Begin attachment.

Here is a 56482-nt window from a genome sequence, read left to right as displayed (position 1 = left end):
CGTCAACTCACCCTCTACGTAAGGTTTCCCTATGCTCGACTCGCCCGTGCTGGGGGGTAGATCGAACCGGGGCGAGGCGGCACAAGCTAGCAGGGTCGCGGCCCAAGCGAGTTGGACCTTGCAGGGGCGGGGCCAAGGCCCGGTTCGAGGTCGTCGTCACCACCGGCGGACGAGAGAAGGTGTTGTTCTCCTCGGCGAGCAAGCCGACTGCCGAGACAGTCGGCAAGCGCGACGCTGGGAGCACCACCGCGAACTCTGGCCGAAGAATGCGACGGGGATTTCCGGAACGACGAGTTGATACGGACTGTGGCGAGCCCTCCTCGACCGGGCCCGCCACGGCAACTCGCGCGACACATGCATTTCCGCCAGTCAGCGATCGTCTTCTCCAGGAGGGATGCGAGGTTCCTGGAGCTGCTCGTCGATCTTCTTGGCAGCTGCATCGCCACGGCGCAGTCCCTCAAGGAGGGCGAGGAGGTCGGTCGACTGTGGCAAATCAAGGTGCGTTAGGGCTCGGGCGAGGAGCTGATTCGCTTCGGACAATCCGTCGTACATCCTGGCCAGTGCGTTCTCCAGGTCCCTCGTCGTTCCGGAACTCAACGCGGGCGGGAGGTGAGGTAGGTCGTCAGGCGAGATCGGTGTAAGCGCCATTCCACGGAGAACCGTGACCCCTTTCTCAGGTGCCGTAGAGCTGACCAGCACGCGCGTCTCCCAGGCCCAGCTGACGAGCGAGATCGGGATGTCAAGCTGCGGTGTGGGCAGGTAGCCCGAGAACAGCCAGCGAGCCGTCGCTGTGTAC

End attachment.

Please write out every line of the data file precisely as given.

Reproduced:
Here is a 56482-nt window from a genome sequence, read left to right as displayed (position 1 = left end):
CGTCAACTCACCCTCTACGTAAGGTTTCCCTATGCTCGACTCGCCCGTGCTGGGGGGTAGATCGAACCGGGGCGAGGCGGCACAAGCTAGCAGGGTCGCGGCCCAAGCGAGTTGGACCTTGCAGGGGCGGGGCCAAGGCCCGGTTCGAGGTCGTCGTCACCACCGGCGGACGAGAGAAGGTGTTGTTCTCCTCGGCGAGCAAGCCGACTGCCGAGACAGTCGGCAAGCGCGACGCTGGGAGCACCACCGCGAACTCTGGCCGAAGAATGCGACGGGGATTTCCGGAACGACGAGTTGATACGGACTGTGGCGAGCCCTCCTCGACCGGGCCCGCCACGGCAACTCGCGCGACACATGCATTTCCGCCAGTCAGCGATCGTCTTCTCCAGGAGGGATGCGAGGTTCCTGGAGCTGCTCGTCGATCTTCTTGGCAGCTGCATCGCCACGGCGCAGTCCCTCAAGGAGGGCGAGGAGGTCGGTCGACTGTGGCAAATCAAGGTGCGTTAGGGCTCGGGCGAGGAGCTGATTCGCTTCGGACAATCCGTCGTACATCCTGGCCAGTGCGTTCTCCAGGTCCCTCGTCGTTCCGGAACTCAACGCGGGCGGGAGGTGAGGTAGGTCGTCAGGCGAGATCGGTGTAAGCGCCATTCCACGGAGAACCGTGACCCCTTTCTCAGGTGCCGTAGAGCTGACCAGCACGCGCGTCTCCCAGGCCCAGCTGACGAGCGAGATCGGGATGTCAAGCTGCGGTGTGGGCAGGTAGCCCGAGAACAGCCAGCGAGCCGTCGCTGTGTAC